Music

A Blog Supreme
2:37 pm
Fri August 30, 2013

Jazz With A Jamaican Accent

Monty Alexander (left) and Ernest Ranglin are known for their fluency in both jazz and Jamaican popular music.
Peter Dean Rickards Courtesy of the artist

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Kind of Blog: An Occasional KWGS Jazz Journal
1:03 pm
Fri August 30, 2013

Next Time on All This Jazz, in Celebration of Charlie Parker's Birthday, a Spotlight on Bird's Tunes

Tune in for the forthcoming edition of All This Jazz, which gets underway at 10pm Central on Saturday the 31st, right here on Public Radio 89.5-1. (We'll also gladly offer, as ever, a 7pm re-airing of ATJ on Sunday the 1st on Jazz 89.5-2, which is our station's all-jazz HD Radio channel.)

Each and every week, our show presents modern jazz, both recent and classic, from Basie, Brubeck, Baker, and Billie to Terence Blanchard, Richie Beirach, and Steven Bernstein. Also, the second half of our two-hour program always carries a "theme."

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Marian McPartland's Piano Jazz
12:38 pm
Fri August 30, 2013

Dave Douglas On Piano Jazz

Dave Douglas.
Austin Nelson Courtesy of the artist

Composer, trumpeter and improviser Dave Douglas has a style that transcends the boundaries of traditional jazz. This approach has led to albums of experimental music both on his own and as a member of John Zorn's band Masada.

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All Songs Considered
12:33 pm
Fri August 30, 2013

First Watch: Banda Magda, 'Ce Soir'

Scene from the Banda Magda video to the song "Ce Soir."
Courtesy of the artist

Originally published on Fri August 30, 2013 5:39 pm

As this summer lopes towards its inevitable close, we're still hankering for one last dose of a day at the beach: bright, sunny, full of daytime languor and the tantalizing promise of a fabulous night. And what sates that desire perfectly is the totally charming tune "Ce Soir" ("Tonight"), from the New York-based group Banda Magda.

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Deceptive Cadence
11:03 am
Fri August 30, 2013

The Academy Of St. Martin In The Red

Pablo Helguera

Got an idea for a classical cartoon or a reaction to this one? Leave your thoughts in the comments section, on Twitter @nprclassical or on Facebook at NPR Classical.

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Deceptive Cadence
10:58 am
Fri August 30, 2013

When Symphony Boards Get Desperate

Pablo Helguera for NPR

Got an idea for a classical cartoon or a reaction to this one? Leave your thoughts in the comments section.

Pablo Helguera is a New York-based artist working with sculpture, drawing, photography and performance. His new book is Helguera's Artunes. You can see more of his work at Artworld Salon and on his own site.

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Mountain Stage
8:03 am
Fri August 30, 2013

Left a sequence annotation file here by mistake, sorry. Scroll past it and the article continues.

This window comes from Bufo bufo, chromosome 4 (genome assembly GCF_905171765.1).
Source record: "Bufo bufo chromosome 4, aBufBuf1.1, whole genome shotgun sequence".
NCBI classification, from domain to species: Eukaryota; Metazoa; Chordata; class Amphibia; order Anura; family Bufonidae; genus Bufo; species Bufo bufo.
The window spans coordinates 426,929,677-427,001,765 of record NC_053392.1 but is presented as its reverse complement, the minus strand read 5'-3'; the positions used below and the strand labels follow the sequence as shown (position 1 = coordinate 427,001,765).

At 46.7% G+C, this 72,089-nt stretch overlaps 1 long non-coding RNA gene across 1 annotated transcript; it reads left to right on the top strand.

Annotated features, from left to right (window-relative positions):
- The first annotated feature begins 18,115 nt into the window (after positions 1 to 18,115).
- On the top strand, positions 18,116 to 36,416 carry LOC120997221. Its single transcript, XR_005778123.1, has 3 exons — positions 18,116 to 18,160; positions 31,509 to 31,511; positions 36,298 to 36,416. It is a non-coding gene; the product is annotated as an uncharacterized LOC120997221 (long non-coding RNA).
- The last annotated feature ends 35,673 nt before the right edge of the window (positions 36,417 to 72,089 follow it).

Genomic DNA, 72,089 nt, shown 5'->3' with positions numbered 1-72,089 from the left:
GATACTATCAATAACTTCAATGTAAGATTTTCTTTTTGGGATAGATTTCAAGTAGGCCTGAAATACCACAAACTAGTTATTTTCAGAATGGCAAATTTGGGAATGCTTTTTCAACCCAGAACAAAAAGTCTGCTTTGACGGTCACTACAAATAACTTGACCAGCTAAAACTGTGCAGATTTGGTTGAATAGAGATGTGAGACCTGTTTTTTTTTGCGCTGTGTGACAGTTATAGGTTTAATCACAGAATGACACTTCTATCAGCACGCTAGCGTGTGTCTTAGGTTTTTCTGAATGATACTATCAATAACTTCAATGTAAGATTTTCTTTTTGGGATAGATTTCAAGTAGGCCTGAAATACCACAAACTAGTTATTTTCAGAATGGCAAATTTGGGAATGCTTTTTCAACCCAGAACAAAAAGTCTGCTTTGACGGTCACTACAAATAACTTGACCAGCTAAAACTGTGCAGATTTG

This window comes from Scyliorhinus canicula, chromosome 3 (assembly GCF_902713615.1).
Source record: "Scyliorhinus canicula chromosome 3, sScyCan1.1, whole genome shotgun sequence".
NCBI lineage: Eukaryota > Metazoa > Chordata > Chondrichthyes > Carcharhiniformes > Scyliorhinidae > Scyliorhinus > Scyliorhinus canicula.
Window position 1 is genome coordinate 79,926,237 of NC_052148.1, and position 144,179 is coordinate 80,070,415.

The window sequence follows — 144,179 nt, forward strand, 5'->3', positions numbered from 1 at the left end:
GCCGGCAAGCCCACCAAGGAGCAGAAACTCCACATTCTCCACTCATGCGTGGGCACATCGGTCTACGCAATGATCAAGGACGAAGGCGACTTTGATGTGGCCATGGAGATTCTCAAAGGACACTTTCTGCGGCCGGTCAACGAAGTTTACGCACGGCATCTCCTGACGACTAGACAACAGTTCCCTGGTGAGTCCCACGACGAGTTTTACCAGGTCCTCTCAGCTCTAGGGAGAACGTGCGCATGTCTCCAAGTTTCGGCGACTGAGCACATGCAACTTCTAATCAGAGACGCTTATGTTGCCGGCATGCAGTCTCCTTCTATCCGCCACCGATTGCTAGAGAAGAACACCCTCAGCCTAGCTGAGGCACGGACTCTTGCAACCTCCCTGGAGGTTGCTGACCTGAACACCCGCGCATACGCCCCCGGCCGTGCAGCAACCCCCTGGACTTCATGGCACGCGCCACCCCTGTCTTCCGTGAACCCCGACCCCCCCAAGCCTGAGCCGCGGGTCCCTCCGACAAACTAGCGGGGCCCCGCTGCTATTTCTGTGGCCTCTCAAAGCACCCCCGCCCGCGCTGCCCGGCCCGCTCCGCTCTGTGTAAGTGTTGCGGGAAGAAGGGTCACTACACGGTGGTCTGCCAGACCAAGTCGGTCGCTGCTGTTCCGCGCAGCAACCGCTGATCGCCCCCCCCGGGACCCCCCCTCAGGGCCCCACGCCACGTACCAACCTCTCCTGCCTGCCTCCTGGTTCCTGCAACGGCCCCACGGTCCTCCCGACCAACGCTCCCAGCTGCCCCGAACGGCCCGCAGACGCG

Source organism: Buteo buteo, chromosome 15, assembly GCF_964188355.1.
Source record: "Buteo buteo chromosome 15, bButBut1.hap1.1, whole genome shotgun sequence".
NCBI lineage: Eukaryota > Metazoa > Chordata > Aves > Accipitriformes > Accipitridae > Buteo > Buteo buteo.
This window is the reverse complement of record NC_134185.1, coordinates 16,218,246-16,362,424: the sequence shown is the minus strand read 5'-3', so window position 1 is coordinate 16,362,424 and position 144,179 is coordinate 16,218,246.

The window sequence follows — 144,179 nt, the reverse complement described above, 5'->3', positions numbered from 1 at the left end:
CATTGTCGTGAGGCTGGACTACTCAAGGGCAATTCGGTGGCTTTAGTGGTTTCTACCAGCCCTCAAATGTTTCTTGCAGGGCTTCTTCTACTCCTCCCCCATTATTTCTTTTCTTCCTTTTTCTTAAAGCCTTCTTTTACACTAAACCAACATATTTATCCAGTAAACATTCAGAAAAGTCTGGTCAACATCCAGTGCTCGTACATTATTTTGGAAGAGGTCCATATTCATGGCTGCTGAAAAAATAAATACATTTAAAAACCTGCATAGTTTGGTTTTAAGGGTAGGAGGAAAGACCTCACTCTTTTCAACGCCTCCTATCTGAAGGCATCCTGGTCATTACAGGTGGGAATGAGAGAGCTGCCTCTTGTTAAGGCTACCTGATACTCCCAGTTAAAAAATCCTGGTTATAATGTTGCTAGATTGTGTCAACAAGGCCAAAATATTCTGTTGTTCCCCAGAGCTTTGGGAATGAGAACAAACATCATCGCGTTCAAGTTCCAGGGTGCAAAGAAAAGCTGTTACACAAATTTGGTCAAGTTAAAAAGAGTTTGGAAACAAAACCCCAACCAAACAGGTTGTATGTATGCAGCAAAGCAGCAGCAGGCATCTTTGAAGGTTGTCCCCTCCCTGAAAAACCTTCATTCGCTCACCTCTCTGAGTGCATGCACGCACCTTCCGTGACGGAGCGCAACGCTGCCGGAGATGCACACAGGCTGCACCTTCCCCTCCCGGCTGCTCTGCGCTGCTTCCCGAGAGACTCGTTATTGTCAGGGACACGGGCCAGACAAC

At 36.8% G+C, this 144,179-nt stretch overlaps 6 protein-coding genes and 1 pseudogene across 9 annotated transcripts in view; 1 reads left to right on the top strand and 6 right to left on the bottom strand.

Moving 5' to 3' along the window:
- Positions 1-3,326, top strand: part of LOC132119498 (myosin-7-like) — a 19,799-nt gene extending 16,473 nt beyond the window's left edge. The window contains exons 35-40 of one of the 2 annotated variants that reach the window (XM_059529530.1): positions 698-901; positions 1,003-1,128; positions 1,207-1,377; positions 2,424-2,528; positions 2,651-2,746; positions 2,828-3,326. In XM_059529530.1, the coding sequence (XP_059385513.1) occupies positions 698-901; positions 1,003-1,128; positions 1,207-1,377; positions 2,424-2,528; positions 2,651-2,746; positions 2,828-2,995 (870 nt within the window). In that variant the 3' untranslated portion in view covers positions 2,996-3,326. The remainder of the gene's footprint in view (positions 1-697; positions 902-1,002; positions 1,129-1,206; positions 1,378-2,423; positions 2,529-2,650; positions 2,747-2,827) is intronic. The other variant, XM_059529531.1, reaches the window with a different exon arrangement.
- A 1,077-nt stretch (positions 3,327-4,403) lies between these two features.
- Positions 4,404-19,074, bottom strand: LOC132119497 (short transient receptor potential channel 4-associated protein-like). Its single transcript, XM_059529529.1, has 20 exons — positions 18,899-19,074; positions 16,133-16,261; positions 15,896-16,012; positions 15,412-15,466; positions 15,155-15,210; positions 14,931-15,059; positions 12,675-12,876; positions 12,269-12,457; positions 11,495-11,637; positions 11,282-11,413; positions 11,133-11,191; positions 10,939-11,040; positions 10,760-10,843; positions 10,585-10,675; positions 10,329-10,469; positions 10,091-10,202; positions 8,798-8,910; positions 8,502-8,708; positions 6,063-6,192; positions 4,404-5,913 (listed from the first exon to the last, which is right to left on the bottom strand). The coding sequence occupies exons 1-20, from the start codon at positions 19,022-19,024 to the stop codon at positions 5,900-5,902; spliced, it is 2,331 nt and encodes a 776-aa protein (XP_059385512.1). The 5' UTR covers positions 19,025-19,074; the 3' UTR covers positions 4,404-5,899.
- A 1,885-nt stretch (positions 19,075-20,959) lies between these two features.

Terri Hendrix On Mountain Stage

Terri Hendrix (right) performs on Mountain Stage in 2001.
Brian Blauser Mountain Stage

Terri Hendrix and Lloyd Maines made their first appearance together on Mountain Stage in May of 2001. A native of Texas, Hendrix has become one of the most respected and in-demand singer-songwriters in the broad and free-wheeling Americana genre, having songs covered by everyone to Ruthie Foster to The Dixie Chicks.

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Music Interviews
1:03 am
Fri August 30, 2013

'We Grow Songs': Over The Rhine On Making Untamed Music

Over the Rhine is the married duo of Linford Detweiler and Karin Bergquist. The pair's new double album, Meet Me at the Edge of the World, is its 15th studio release.
Courtesy of the artist

Originally published on Fri August 30, 2013 9:29 am

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Mountain Stage
10:08 am
Thu August 29, 2013

Jimmy LaFave On Mountain Stage

Jimmy LaFave performs on Mountain Stage in 2001.
Brian Blauser Mountain Stage

Jimmy LaFave kicked off this episode from the Mountain Stage archives, recorded in May of 2001. LaFave honing his skills as a songwriter while hosting an open-mic in Austin, Texas. And when he began recording his own songs, veteran rock critic Dave Marsh praised him as "one of America's greatest voices." Though he's made his home in Austin for over 2 decades, LaFave has maintained a connection to Oklahoma's musical heritage, most notably that of folk icon Woody Guthrie. LaFave plays his own tunes here, with one exception – Gretchen Peters' "On a Bus to St.

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Deceptive Cadence
10:04 am
Thu August 29, 2013

Finding Nature, Rage And Humor In Modern American Symphonies

The AIDS Memorial Quilt on display at the Washington Monument in October 1992. The AIDS crisis is the subject of John Corigliano's Symphony No. 1, "Of Rage And Remembrance."
AFP AFP/Getty Images

The symphony after World War II appeared to be headed for extinction as composers took divergent paths to experiment with musical language and forms. But the evidence of recent decades shows that the genre was never really on the verge of disappearing.

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